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How to raise children without appearance complexes

How to raise children without appearance complexes How to free children from appearance complexes (photo:

To teach a child to accept themselves and their appearance calmly, it is necessary to cultivate a positive attitude and nurture uniqueness. This will help the child be confident in themselves and not overly concerned about their outward appearance.

Guidance on raising self-assured children who are not preoccupied with their appearance, according to LifeHacker.

Why are children not confident in themselves

Nearly two-thirds of parents say that their child lacks self-confidence due to certain elements of their appearance, according to the National Child Health Poll of C.S. Mott Children's Hospital at the University of Michigan. Additionally, one in five parents reports that their teenagers are reluctant to take photos because they are too self-conscious.

"Children begin to form opinions about their body and appearance at a very young age," says Dr. Susan Woolford, a pediatrician at the University of Michigan's CS Mott Children's Hospital.

A child's negative attitude towards their appearance can easily be linked to social media. The same level of impact also stems from interactions with peers, strangers, or family members. But how can parents teach their children to embrace themselves? Here are a few simple things you can do to help children accept who they are.

Do they worry about their appearance

You may notice this through several signs. Your child might frequently refuse to be photographed or consistently cover a particular area of their body.

Another indicator is if the child constantly talks about or asks about their appearance. Sudden attempts at trendy diets or excessive physical activity are also among these signs.

"We looked at things like an unwillingness to be in photographs. Some kids may not want to be in certain social situations. If it seems to be negatively impacting their quality of life or self-esteem, it might prompt parents to take action," she emphasizes.

Help children develop a critical perspective on information

What your child engages in online is important, but how they perceive it is even more crucial. Teach your child to approach online information critically.

For example, a few years ago, Dove conducted an advertising campaign demonstrating the behind-the-scenes work and manipulations used in creating advertisements. This could serve as a starting point for a more extensive conversation.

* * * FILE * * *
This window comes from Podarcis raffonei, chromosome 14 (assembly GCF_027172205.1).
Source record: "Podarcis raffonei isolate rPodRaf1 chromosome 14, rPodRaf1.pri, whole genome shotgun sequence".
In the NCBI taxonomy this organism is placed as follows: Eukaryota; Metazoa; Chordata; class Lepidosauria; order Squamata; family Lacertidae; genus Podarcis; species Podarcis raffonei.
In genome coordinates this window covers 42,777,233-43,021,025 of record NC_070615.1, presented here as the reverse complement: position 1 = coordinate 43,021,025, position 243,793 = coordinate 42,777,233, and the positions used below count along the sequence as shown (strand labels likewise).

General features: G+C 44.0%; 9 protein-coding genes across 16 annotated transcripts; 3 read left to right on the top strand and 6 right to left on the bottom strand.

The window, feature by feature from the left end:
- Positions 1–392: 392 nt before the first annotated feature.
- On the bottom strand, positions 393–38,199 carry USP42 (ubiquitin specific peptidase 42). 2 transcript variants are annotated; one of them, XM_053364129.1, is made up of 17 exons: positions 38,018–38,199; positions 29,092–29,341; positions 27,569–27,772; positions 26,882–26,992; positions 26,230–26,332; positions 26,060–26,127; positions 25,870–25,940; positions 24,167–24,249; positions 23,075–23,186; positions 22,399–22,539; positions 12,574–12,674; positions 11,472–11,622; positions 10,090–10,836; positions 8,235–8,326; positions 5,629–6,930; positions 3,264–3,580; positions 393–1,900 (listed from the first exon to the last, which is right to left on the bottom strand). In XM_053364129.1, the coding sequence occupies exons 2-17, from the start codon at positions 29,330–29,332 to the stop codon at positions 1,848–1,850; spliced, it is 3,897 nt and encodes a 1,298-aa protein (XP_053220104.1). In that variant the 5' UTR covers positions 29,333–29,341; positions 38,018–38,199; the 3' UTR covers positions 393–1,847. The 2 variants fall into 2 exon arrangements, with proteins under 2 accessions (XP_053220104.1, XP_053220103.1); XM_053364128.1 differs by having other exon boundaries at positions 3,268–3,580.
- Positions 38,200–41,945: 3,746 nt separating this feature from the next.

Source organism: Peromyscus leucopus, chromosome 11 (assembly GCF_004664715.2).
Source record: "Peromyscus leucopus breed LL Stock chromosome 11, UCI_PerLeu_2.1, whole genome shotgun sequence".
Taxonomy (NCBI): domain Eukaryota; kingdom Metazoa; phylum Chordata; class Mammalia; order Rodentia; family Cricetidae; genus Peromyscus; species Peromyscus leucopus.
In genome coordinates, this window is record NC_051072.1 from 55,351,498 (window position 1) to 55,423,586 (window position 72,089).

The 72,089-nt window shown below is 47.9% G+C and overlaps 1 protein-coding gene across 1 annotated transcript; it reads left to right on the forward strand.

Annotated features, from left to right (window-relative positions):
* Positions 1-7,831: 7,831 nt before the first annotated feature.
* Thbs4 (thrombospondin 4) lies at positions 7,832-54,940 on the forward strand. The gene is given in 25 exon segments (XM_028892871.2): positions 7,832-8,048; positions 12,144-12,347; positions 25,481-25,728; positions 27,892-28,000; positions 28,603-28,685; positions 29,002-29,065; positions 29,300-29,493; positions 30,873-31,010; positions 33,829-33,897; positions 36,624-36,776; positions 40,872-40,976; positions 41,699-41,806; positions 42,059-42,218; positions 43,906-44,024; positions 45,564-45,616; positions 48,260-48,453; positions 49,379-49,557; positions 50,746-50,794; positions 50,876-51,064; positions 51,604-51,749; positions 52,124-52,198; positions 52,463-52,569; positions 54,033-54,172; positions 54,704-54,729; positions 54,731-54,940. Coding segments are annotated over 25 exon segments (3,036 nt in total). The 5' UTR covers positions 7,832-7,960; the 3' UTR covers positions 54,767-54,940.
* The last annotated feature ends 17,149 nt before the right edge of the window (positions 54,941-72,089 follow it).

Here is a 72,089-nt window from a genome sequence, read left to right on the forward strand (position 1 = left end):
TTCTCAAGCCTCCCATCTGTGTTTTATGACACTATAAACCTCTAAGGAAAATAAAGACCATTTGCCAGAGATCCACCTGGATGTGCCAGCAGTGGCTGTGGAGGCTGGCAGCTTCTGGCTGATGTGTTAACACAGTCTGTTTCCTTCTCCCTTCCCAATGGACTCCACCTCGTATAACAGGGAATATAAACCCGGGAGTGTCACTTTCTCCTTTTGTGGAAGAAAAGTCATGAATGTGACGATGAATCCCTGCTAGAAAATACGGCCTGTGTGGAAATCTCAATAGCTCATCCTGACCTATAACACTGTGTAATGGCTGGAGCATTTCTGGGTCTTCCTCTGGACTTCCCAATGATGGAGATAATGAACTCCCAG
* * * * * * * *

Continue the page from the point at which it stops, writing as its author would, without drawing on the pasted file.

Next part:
"Parents can teach their children to be media-savvy and savvy, so they understand that images of the ideal body and face in advertising, media, and even from their own friends on social media don't reflect reality," says Woolford.

Social media is not the sole culprit

Concerned parents have been worried about the consequences of beauty standards long before the advent of Instagram, TikTok, and other social media platforms.

Many parents participating in the national survey reported that real-life interactions have a more significant impact on their children's self-esteem than social media.

Try talking to any children, strangers, or other family members who may reinforce negative body image perceptions in your children.

Change their motivation

Advertising for diet and fitness programs and products typically focuses on how their services can improve your appearance rather than how you will feel when you finish.

Parents should not emphasize the reduction of the number on the scale but rather how better nutrition and more physical activity can help improve overall health.

The conversation about food should center around its benefits, as fruits, vegetables, and other foods contain all the vitamins and minerals necessary for the normal functioning of each organ.

"The reasons to have a healthy weight aren't about how we look or what we wear. It's because we are more likely to function better. Our blood vessels are more likely to stay nice, open, and transparent for blood to flow through. Our lungs function well. Our heart functions well. I think we need to shift this conversation about food and activity to be all about helping our bodies function optimally," she explains.

Concerns about appearance are not gender-dependent

When Woolford began the survey, she initially thought that the issues addressed in it pertained mainly to girls. However, the data revealed something quite remarkable.

"The data showed that a higher percentage of parents where girls indicated their child was concerned, but the percentage of parents where boys indicated was quite substantial," she says.

Children of both genders, aged 8 to 18, expressed concerns about their weight, skin, hair, teeth, height, and certain facial features, demonstrating that the male gender is equally vulnerable to issues such as depression, eating disorders, and low self-esteem.

Remind children that it's not forever

A child's body undergoes rapid changes during the period of puberty, which means that aspects of physical appearance that children typically focus on tend to fade over time. Woolford suggests that parents can show their children pictures of themselves from childhood to help them see that issues with skin and teeth are just a phase.

"Parents can acknowledge that we all feel a bit awkward about certain things. But it doesn't define us and doesn't impact our self-esteem," adds the expert.